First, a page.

“I don’t want to say that I’m not creative, but I always find myself humbled by the creativity of the people I work with,” Thekkekandam says. “I think of myself as more of an execution person in the group. Part of the reason I am attracted to legal studies is that lawyers are often really good at identifying problems and trouble shooting or identifying potential hurdles and figuring out how to work around them.”
Thekkekandam developed a passion for entrepreneurship during his undergraduate years at the University of North Carolina-Chapel Hill when he became involved with a student club called Hunger Lunch.
“The purpose of the group was to eradicate poverty by enlisting students to do entrepreneurial ventures on their college campuses and then use the money raised to fund sustainable development projects,” he says. “When we graduated, we decided we wanted to build it into a national nonprofit.”
Through the efforts of Thekkekandam and several other former UNC students, Hunger Lunch has transformed into Nourish International, a national nonprofit organization with chapters at 30 universities that have invested in 15 projects in 12 different countries. One of these projects, formed in partnership with MOCHE, Inc. in Ciudad de Dios, Peru, teamed a group of UNC Nourish students with members of the community to build a clean water system with the capacity to serve 5,000 people.
After his graduation in 2004, Thekkekandam worked as the co-director of a fundraising campaign for The Fund for Public Interest Research, then joined The Link Group to do market research for Fortune 500 companies. During this time he began thinking about pursuing a JD/MBA degree.
“I think the JD/MBA program almost doubles your opportunities,” he says, noting that he entered the program planning to do advocacy work, but then became increasingly interested in his business classes and the opportunities to do social good through entrepreneurial ventures. “If you already know you want to pursue a law degree — and especially if you want to go into corporate law — a year for a business degree is a small sacrifice and it makes you super marketable to most firms.”
While at Duke Law, Thekkekandam served as vice president of the JD/MBA Club, was a member of the Moot Court Board, and recently reached the semi-final round of the Duke Start-Up Challenge, a year-long entrepreneurship competition, with a concept called YourStory.com.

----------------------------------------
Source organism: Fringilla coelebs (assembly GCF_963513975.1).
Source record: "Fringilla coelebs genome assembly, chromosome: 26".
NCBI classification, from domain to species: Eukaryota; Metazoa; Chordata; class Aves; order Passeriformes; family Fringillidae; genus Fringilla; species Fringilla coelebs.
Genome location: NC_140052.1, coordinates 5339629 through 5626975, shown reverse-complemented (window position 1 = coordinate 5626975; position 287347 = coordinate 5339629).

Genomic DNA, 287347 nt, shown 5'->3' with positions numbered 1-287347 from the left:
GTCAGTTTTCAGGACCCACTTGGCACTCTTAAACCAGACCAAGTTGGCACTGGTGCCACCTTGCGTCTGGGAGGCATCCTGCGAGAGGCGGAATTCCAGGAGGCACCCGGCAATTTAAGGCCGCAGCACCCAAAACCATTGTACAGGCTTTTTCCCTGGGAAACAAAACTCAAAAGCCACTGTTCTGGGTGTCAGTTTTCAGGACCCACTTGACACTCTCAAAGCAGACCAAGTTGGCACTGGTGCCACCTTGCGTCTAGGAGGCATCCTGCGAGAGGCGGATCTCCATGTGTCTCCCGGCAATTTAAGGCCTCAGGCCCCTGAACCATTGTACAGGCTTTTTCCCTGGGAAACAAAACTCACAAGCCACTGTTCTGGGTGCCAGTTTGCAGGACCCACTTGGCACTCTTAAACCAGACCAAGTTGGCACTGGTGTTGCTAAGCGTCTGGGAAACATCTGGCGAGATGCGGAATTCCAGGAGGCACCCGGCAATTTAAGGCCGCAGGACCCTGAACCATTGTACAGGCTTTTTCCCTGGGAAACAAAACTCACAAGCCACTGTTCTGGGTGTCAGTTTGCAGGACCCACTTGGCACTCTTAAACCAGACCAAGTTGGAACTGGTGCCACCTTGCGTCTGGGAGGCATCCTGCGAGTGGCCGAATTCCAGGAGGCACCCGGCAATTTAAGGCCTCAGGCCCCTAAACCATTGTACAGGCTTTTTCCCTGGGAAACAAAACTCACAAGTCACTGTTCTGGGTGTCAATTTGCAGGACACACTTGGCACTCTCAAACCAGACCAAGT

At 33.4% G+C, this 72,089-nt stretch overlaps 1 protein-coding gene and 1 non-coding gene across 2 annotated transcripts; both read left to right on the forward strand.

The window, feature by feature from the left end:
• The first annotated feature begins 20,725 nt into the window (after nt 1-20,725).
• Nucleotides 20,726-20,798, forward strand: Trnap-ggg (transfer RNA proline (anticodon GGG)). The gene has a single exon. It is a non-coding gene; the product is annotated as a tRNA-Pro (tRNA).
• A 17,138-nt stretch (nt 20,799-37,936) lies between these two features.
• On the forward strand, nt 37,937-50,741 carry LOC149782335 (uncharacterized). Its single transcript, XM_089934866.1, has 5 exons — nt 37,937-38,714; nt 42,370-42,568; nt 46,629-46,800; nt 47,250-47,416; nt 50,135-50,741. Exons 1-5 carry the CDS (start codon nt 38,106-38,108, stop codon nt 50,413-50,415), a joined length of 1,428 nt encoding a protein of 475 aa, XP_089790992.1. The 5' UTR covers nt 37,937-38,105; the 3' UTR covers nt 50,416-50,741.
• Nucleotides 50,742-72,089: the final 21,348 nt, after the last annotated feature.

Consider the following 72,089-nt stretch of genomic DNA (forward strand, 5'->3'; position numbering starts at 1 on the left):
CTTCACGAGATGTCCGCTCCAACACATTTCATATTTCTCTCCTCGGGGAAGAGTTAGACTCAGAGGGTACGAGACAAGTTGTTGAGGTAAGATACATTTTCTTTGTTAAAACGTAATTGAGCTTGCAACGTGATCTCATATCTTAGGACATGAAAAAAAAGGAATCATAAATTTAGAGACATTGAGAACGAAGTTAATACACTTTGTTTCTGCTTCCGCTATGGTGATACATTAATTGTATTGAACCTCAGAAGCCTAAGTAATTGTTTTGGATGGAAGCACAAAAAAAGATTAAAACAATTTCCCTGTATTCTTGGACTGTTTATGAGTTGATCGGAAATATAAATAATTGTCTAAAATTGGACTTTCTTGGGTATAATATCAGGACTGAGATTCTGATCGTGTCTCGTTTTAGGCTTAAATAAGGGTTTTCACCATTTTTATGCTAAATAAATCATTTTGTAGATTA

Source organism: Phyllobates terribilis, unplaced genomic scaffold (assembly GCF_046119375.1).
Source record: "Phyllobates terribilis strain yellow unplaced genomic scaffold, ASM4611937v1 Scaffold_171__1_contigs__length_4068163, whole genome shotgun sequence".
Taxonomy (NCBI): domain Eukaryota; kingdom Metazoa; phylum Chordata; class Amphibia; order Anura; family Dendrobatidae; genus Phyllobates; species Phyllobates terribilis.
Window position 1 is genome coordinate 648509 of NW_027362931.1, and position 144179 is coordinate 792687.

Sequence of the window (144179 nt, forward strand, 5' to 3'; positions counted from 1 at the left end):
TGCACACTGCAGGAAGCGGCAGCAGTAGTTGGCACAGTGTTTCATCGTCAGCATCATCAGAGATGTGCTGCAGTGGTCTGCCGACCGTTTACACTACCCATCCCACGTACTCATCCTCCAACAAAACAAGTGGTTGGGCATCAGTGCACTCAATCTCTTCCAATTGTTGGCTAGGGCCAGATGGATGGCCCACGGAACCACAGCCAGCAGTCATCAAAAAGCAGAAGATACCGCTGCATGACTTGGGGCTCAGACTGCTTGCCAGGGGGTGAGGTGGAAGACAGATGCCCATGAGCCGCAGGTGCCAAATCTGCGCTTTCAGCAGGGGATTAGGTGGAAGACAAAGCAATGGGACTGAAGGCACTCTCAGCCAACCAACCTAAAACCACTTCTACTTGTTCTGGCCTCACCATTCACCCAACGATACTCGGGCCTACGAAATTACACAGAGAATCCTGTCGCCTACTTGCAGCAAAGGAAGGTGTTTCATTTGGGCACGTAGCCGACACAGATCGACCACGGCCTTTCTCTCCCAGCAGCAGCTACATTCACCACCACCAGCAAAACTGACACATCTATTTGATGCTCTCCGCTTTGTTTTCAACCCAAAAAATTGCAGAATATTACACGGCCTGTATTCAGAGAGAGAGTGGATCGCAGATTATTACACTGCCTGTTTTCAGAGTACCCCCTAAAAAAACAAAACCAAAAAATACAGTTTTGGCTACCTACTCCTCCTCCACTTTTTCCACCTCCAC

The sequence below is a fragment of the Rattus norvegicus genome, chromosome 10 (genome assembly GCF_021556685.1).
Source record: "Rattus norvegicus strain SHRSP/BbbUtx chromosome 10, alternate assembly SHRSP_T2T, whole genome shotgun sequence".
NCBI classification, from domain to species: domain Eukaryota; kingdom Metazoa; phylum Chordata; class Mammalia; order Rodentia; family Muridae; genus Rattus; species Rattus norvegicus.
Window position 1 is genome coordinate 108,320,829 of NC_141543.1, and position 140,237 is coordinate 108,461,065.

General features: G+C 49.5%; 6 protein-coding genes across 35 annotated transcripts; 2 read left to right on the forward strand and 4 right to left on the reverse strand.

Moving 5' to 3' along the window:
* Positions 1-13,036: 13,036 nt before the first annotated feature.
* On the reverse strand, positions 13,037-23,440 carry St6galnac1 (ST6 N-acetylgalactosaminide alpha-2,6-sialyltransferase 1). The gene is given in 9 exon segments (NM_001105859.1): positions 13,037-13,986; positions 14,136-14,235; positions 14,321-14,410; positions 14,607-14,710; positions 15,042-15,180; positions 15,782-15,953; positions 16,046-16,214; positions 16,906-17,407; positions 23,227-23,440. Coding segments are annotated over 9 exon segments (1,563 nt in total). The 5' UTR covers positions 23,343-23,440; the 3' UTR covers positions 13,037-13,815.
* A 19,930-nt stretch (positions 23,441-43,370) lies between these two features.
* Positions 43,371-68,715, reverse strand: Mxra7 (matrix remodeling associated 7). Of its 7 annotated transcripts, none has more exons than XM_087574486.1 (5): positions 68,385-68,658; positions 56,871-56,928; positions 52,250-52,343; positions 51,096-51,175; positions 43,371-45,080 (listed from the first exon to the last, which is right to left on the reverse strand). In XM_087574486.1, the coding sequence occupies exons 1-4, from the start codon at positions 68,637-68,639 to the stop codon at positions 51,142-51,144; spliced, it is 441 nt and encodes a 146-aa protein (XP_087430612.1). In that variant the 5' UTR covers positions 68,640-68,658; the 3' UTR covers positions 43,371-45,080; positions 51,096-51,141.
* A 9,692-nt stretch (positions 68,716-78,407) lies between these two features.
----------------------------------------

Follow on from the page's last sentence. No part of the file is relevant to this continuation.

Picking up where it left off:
“The idea was to essentially create the Shutterfly for oral histories — to create a means for people to record and preserve their family stories, share them online in a safe environment where they can restrict access, and then provide a means for friends and family across the country to order a recording at the click of a button,” he explains.
After he and his business partner, Adam Mangone, a student at The Fuqua School of Business, both experienced the death of family members last year, Thekkekandam says they started talking about ways to share the stories of those individuals — both the stories the individuals had told themselves and stories told about them by others — and the idea for YourStory.com began to take shape.
“We see this as a jumping off point,” he says, noting that in the future they envision the possibility of transcribing the oral histories with the use of voice recognition software or tagging the stories with key words that could pull in photos or newspaper clippings relevant to the historical events being mentioned. “We think there are a lot of ways to go with it and the more we talk about it and explore it, the more sense it seems to make.”
Throughout his JD/MBA experience, Thekkekandam says he has enjoyed numerous classes that he believes have set him on track to achieve his career goals. Some that stand out include Business Associations taught by Professor Mitu Gulati, Professor Barak Richman’s Contracts course, and a new entrepreneurship series of courses offered through Fuqua’s Program for Entrepreneurs.
“[The entrepreneurship series], directed by Jon Fjeld, is a cycle of courses that takes you from the conception of an idea to the inception of a business,” he says. “It forces you to go through the very fundamental thought processes of what the consumer wants and what they’d buy, all the way to thinking through strategy, thinking through operations, knowing what you had to achieve and how much money it would take to achieve that, and anticipating challenges and obstacles. I think it was a really holistic approach.”
For his course project, Thekkekandam investigated the financial feasibility of developing the infrastructure for clean energy in developing countries. “In America, the energy derived from burning fossils is much cheaper than the energy derived from wind,” he says. “At the same exact cost, if you take wind energy to Central and South America or to Asia or even into Africa — if you can get the infrastructure — it is much cheaper than the cost for those same consumers burning fossils.”
Renewable energy is a field he hopes to learn more about as he joins McKinsey & Company as a consultant after graduation. “I think it’s a huge area of opportunity in the future,” says Thekkekandam, adding that he sees entrepreneurship as a way to achieve two goals: “I’m always interested in how you can blend the for profit world with a social mission.
“I want to make money just as much as anyone else and I think it’s safe to say that my colleagues do, too, but I think the question is ‘how can we make money in a really conscionable way?’ Even if we’re selling a product for profit, is the product doing something productive for humanity?”